Hyphens and How to Use Them

Written by on March 6, 2018 in blog, editing, grammar, writing with 0 Comments

Hyphens and How to Use Them

When it comes to hyphenation, prose often suffers from the Goldilocks effect: either too much or too little, but seldom just right. Here are some erroneously constructed elements along with repaired revisions that let them eat, sit, or sleep with contentment. With no more delay, we’ll start. If we do this right, you may learn a little about hyphens and how to use them.

  • He was a hands-on manager with a roll-up-your sleeves attitude.

There’s nothing wrong with this sentence from a grammatical standpoint—except one missing hyphen; other than that, the sentence works. The missing hyphen is one that should be between “your” and “sleeves.” The phrase “roll up your sleeves” describes what kind of attitude he has and as such needs to have hyphens connect all the words. Here’s the sentence after having been rewritten correctly.

  • He was a hands-on manager with a roll-up-your-sleeves attitude.

I saw this not too long ago.

  • “We provide an industry leading cloud based information management solution.”

That sentence screams for a handful of hyphens to link many of the words (“industry-leading,” “cloud-based,” “information-management”). But putting those hyphens where they belong ignores the fact that with or without the hyphens, that sentence is horribly written. It’s full of adjectives stacked upon other adjectives.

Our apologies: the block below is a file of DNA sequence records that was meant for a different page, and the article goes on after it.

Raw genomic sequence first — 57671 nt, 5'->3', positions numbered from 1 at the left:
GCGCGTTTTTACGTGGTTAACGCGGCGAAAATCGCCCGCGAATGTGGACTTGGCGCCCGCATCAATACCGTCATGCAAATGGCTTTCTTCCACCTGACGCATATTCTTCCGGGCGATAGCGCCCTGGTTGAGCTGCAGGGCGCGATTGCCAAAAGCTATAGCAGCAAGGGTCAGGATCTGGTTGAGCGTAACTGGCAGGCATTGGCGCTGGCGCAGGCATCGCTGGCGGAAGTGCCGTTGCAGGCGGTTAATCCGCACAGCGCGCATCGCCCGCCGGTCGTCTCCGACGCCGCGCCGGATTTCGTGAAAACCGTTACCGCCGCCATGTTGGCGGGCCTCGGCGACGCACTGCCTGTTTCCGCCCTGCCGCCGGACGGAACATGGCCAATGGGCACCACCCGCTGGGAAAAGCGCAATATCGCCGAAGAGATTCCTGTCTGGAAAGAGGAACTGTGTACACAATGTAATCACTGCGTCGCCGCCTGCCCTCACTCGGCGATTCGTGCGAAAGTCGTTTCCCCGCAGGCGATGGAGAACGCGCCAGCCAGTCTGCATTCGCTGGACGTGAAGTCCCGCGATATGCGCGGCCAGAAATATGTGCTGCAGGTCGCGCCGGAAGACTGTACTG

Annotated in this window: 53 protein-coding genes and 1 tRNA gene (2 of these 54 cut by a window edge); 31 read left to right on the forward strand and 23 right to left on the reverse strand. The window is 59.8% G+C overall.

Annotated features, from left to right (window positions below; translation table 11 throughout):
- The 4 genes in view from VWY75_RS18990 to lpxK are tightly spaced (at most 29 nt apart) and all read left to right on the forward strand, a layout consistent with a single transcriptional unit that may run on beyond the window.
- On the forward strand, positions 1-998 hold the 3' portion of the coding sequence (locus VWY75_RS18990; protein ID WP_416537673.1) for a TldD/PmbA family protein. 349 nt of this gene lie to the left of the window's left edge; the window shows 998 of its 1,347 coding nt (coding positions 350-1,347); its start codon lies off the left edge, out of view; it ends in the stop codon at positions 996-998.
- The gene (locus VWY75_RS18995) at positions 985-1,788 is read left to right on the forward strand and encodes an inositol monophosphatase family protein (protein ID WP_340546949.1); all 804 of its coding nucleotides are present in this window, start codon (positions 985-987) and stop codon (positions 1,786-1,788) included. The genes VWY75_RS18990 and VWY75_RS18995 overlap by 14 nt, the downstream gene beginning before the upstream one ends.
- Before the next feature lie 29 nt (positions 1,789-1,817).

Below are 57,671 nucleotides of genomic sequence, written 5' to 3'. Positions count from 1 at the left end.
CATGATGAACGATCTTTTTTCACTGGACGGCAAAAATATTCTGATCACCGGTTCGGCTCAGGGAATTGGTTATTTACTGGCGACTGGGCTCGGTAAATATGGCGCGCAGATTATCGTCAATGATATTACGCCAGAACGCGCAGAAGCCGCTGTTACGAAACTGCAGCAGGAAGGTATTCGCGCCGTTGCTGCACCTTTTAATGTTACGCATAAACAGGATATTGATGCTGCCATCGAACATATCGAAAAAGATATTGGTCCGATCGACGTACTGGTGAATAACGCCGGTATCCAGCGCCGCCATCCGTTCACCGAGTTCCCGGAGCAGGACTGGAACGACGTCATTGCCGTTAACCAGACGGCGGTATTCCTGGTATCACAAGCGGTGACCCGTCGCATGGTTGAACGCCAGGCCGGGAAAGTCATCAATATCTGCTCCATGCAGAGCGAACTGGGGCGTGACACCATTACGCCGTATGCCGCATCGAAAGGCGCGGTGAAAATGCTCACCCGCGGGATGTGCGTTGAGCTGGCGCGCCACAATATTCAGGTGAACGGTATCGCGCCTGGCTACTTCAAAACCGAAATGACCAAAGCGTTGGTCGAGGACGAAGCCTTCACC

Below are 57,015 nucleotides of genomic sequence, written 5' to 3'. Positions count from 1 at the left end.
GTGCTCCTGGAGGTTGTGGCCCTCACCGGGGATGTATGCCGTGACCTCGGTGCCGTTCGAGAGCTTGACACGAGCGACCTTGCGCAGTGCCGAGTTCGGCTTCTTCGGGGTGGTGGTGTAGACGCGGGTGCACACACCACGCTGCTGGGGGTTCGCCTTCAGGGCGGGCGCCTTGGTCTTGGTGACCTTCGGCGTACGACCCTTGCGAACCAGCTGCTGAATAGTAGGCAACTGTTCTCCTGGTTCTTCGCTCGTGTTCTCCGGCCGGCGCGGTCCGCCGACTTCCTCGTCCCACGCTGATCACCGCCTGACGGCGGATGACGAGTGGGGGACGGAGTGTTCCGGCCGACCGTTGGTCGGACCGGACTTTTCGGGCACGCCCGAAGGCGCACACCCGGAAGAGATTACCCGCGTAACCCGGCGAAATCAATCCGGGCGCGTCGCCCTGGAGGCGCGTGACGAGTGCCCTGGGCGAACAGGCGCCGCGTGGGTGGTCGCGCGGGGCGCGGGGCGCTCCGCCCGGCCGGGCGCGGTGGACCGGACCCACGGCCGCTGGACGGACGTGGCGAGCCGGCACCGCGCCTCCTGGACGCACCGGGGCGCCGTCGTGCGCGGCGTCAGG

Let’s see if we can rewrite the sentence.

  • “We provide a cloud-based solution for information management that has been rated number one in the industry.”

It’s still a terrible sentence, but it’s a less terrible one than it was.

Here’s another one:

  • My barn is forty feet wide and sixty feet long, which means my wild boar, Dennis, lives in a 2,400-square foot home.

Everything about this sentence was fine until we got to the end. Dennis does not live in a 2,400-square “foot home.” He lives in a 2,400-square-foot home. In the first sentence, the word “foot” was not tied to 2,400-square, but in the second sentence they were properly joined by hyphens which modified the word “home.”

Hyphens and how to use them

  • The teacher was tired from watching the first and second-grade kids all day.

This sentence started off okay, but assuming the teacher watched kids of both grades, then she watched “first- and second-grade kids.”

The reason is that what you’re really saying is that she is watching the “first-grade kids,” and she is watching the “second-grade kids.”

Just because you omitted the words “grade and kids” from the early part of the sentence does not change the fact that “first” still describes some of the kids.

Also, make sure you use hyphens and not “en” or “em” dashes. If you have questions on which to use when, see this blog on How to Use an Em Dash

Hyphens and how to use them

  • It was a friendly-looking dog, but then it began growling, and it appeared to be a very-threatening dog.

At first glance, this seems to be right, but a closer analysis will show that “very-threatening” does not need a hyphen.

“Ly” adverbs, as well as “very” do not take a hyphen. And before you chide me for “friendly-looking” remember that “friendly” is an adjective. If you go here, you’ll find a list of adjectives that end in “ly.”

Hyphens and How to Use Them

Most of us know that a hyphen is used to split a word when it doesn’t fit on the line. It’s split at a syllable break. All of this used to be done manually, but now the computers handle that for us.

That’s both good and bad. It’s good because the computers provide a level of expertise and consistency that all but a good editor might possess. It’s bad because it makes the rest of us almost forget about hyphens and one of their uses.